March 11th to 17th was National Sleep Awareness Week and Roper Physical Therapy wants our patients to examine their sleep habits! As we say in our mission, we recognize the 5 pentagons of wellness: physical, mental, emotional, and spiritual aspects that must be addressed for long-term healing and on-going wellness” and this includes sleep health.
According to the Centers for Disease Control and Prevention, about one third of adults in the United States suffer from sleep deprivation. Sleep is important for overall health and wellness with a lack of sleep being linked to conditions such as diabetes, obesity, and depression. Additionally, studies show connections between sleep deprivation and mistakes at work and motor vehicle crashes. Adults need 7 or more hours of sleep a night for optimal, while teenagers and children need more sleep than adults. Furthermore, according to a 2002 National Sleep Foundation poll, women are more likely to suffer from insomnia and sleep deprivation. This lack of sleep can be due to hormonal imbalances during cycles as well as family and work responsibilities.
Tips How to Get a Good Night’s Sleep
Even if you are rarely miss a good night’s sleep, there is always room for improving your sleep health! Below are some of the best tips for improving your sleep health:
- De-stress and relax. Because stress can lead to insomnia. To help in this, create a relaxing routine that you follow at the end of the day to aid in the transition from day-time activities and the calm you need before going to bed. Meditation can help in this! To experience a meditation session led by Roper Physical Therapy, click here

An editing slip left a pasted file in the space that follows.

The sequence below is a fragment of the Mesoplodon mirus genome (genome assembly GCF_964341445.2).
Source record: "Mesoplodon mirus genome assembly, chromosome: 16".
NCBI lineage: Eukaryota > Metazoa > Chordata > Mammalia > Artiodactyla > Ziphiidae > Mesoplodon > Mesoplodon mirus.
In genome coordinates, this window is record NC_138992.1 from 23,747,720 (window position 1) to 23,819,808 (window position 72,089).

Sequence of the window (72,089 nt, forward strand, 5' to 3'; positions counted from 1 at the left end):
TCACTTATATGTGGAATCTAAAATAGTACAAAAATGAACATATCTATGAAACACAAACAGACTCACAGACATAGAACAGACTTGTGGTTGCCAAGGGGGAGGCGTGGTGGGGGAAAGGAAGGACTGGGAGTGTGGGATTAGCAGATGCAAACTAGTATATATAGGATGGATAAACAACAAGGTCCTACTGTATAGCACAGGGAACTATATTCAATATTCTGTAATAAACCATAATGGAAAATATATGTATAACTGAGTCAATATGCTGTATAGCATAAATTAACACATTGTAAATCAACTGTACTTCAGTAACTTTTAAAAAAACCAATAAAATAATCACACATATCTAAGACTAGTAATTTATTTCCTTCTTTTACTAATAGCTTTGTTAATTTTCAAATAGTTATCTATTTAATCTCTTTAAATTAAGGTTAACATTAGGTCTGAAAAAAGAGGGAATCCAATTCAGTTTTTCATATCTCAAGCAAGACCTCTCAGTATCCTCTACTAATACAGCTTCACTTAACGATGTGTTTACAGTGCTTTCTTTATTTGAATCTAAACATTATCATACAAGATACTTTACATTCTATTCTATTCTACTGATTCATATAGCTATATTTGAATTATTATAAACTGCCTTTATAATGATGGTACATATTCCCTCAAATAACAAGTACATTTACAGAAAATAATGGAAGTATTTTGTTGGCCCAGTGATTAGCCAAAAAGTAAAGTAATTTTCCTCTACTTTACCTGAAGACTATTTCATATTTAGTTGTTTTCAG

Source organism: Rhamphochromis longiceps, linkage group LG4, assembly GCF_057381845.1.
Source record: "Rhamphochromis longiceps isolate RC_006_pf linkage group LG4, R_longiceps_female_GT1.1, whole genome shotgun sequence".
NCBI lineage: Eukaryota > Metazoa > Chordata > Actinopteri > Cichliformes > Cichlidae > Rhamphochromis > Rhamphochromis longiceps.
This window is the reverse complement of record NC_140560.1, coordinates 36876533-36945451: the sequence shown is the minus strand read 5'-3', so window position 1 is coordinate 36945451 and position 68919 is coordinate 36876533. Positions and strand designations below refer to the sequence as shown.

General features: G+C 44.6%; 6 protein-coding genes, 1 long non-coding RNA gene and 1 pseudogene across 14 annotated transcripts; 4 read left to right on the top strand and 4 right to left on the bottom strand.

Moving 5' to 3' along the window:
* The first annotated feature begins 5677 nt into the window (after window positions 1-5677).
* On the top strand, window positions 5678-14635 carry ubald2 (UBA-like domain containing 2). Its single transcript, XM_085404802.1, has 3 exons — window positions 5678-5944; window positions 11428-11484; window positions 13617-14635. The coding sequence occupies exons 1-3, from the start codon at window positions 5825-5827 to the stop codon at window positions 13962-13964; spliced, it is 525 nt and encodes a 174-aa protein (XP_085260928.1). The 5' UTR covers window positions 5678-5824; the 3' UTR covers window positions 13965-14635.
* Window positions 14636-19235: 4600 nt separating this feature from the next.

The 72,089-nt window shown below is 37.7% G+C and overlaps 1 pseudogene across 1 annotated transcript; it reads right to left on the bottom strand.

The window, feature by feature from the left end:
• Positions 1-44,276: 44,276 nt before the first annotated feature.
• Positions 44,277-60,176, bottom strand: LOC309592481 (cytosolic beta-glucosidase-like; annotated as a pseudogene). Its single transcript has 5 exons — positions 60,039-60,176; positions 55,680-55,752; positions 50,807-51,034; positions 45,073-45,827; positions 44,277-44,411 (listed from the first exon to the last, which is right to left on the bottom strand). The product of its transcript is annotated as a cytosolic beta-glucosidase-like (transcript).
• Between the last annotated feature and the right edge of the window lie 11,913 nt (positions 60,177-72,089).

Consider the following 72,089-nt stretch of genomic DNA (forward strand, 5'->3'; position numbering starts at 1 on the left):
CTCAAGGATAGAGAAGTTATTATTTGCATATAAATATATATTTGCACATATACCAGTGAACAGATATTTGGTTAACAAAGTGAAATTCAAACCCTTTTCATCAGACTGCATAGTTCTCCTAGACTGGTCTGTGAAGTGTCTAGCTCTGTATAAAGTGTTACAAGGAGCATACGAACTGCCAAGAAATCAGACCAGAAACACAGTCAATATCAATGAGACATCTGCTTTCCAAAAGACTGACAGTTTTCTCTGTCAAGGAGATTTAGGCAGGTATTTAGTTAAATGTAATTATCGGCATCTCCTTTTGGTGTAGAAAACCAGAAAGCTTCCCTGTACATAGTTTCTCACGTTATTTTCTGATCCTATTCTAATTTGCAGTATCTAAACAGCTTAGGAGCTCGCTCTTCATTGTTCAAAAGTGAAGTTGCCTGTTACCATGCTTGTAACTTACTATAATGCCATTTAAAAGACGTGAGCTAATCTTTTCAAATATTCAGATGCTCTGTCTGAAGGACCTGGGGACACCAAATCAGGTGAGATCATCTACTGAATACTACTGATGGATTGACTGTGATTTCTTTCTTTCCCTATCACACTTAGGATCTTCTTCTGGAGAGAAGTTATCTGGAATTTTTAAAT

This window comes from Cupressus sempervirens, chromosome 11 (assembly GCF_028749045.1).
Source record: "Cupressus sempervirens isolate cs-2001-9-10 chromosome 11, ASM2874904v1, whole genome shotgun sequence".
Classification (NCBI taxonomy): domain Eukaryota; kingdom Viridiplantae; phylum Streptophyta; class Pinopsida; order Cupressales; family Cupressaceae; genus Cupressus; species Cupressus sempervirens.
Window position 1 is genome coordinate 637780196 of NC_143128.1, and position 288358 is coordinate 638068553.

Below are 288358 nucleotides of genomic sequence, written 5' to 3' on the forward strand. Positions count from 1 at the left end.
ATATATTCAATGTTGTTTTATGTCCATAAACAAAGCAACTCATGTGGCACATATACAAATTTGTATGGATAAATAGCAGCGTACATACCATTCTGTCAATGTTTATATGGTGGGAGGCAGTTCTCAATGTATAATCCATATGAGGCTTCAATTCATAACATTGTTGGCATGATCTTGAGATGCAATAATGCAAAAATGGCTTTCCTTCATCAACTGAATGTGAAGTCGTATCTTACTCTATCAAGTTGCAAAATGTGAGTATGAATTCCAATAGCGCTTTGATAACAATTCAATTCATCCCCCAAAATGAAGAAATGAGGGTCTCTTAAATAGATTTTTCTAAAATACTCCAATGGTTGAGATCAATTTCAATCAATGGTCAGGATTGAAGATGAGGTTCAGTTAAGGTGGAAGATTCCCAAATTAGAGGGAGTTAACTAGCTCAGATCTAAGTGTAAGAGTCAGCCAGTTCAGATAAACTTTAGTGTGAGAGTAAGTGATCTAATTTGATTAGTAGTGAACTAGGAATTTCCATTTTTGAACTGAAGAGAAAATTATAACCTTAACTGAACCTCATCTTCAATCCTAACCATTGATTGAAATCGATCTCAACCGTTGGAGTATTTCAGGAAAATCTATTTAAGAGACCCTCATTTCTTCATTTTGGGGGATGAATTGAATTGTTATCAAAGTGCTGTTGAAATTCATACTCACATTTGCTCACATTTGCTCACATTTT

- Decide on a realistic time for bed and commit to that schedule. Going to bed about the same time every night, even on weekends, trains your brain to recognize a specific time as bedtime.
- Put down the phone! Or the laptop, or the tablet, and turn off the TV. The general rule is to unplug about one hour before you want to go to sleep. Studies have found that the light emitted from phones, tablets, etc. affect your body’s production of melatonin, which is the sleep-inducing hormone.
- Get some sun. Getting an adequate amount of sunlight during the day can aid in the production of melatonin, which will help you sleep better.
- Get active during the day! Being active and exercising during the day is great for you physically and mentally. It also combats stress and restlessness that may affect your sleep! BUT, be sure to finish your exercise regime at least 3 hours before bedtime, because exercising right before bedtime can make it difficult to fall asleep.
- Set the scene. Your bedroom should be dark, quiet, and cool for the great night’s sleep. The room should be between 60–67 degrees Fahrenheit, while fans or humidifiers create white noise and can be soothing.
- Make your bedroom sleep-friendly. In creating a sleep-friendly environment, your mattress and pillow(s) should be comfortable. You may prefer a firm or soft mattress and pillows, so be sure to try out different types to find the one that is just right for you! Ban electronics and other distractions from the bedroom and make the room an oasis for sleep.
- Do not eat large meals before bedtime. Eating large or heavy meals too close to bedtime can prevent you from sleeping well.
- Limit or avoid alcohol and stimulants close to bedtime. Skip the coffee and other caffeinated beverages and food after late afternoon. Also, avoid nicotine and alcohol when its close to bedtime.
- If you think you have a sleep disorder, consult your physician.
For information from American Sleep Association, click here
For more information from the CDC about sleep health and sleep disorders, click here
For more information, you can listen to this TED talk about why we dream, click here